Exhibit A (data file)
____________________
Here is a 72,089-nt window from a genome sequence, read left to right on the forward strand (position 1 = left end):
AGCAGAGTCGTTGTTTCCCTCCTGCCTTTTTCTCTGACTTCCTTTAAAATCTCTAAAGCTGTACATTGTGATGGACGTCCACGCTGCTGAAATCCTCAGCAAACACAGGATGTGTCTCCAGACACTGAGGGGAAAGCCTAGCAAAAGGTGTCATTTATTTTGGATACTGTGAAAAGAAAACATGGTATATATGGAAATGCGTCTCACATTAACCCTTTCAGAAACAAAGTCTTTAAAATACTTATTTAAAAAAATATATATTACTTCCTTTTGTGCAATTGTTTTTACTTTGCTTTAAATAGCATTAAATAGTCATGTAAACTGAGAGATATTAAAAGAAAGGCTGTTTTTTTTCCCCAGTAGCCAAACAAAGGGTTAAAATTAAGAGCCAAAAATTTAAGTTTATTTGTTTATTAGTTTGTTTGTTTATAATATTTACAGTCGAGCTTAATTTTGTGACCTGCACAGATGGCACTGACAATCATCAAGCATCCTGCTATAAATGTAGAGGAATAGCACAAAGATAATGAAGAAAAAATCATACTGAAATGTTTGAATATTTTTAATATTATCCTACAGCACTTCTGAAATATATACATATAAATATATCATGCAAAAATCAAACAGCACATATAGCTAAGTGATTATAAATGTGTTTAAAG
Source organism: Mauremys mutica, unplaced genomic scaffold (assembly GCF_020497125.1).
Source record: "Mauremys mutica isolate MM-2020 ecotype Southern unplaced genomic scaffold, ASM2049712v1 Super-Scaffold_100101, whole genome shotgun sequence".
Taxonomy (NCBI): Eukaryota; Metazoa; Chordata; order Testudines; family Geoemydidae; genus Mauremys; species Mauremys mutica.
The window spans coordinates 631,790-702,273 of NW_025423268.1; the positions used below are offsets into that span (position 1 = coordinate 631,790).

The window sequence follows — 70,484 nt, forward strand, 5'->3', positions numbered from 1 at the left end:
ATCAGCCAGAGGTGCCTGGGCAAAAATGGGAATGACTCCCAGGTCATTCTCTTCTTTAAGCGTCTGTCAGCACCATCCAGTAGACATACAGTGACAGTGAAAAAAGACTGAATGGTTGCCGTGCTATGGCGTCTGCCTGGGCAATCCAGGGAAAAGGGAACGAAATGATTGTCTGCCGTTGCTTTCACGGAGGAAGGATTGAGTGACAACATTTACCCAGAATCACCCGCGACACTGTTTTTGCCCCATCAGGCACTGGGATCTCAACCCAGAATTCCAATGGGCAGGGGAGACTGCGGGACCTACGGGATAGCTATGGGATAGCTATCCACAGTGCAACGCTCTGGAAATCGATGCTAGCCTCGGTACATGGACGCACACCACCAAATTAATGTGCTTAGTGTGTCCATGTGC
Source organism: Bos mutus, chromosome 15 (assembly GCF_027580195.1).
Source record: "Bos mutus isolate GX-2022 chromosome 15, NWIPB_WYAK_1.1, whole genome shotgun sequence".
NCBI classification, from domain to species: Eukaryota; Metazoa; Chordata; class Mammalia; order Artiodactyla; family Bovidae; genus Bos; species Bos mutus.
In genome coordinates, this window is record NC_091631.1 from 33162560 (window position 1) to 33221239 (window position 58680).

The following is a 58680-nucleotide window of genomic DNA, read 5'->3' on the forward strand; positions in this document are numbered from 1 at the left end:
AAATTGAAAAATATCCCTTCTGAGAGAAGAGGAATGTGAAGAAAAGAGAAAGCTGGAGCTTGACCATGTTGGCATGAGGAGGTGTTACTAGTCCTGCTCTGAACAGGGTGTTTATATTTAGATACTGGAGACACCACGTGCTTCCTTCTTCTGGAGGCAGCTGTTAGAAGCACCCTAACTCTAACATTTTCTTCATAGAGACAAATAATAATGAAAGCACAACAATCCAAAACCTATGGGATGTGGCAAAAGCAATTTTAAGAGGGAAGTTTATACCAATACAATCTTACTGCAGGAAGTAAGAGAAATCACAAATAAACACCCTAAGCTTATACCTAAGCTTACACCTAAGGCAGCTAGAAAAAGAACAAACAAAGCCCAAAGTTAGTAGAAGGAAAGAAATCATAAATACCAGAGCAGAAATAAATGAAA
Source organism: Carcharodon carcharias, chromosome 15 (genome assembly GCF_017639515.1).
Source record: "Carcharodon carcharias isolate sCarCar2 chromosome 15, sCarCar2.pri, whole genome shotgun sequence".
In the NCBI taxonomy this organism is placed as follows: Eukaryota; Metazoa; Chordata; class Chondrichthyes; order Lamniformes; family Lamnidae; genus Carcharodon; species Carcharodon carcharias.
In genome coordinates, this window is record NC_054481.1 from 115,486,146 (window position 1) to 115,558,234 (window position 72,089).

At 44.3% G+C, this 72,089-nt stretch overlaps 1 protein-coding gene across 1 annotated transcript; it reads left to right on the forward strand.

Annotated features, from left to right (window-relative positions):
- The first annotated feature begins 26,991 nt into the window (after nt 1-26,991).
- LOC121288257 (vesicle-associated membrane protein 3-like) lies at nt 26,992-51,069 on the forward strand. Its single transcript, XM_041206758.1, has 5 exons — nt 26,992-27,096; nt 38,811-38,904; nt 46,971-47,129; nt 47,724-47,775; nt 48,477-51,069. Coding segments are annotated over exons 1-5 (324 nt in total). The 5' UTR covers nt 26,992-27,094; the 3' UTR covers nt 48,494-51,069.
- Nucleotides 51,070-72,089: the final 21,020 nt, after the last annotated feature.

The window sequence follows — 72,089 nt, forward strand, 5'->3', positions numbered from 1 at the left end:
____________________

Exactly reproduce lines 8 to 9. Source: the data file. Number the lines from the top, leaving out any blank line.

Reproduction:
ATCAGCCAGAGGTGCCTGGGCAAAAATGGGAATGACTCCCAGGTCATTCTCTTCTTTAAGCGTCTGTCAGCACCATCCAGTAGACATACAGTGACAGTGAAAAAAGACTGAATGGTTGCCGTGCTATGGCGTCTGCCTGGGCAATCCAGGGAAAAGGGAACGAAATGATTGTCTGCCGTTGCTTTCACGGAGGAAGGATTGAGTGACAACATTTACCCAGAATCACCCGCGACACTGTTTTTGCCCCATCAGGCACTGGGATCTCAACCCAGAATTCCAATGGGCAGGGGAGACTGCGGGACCTACGGGATAGCTATGGGATAGCTATCCACAGTGCAACGCTCTGGAAATCGATGCTAGCCTCGGTACATGGACGCACACCACCAAATTAATGTGCTTAGTGTGTCCATGTGC
Source organism: Bos mutus, chromosome 15 (assembly GCF_027580195.1).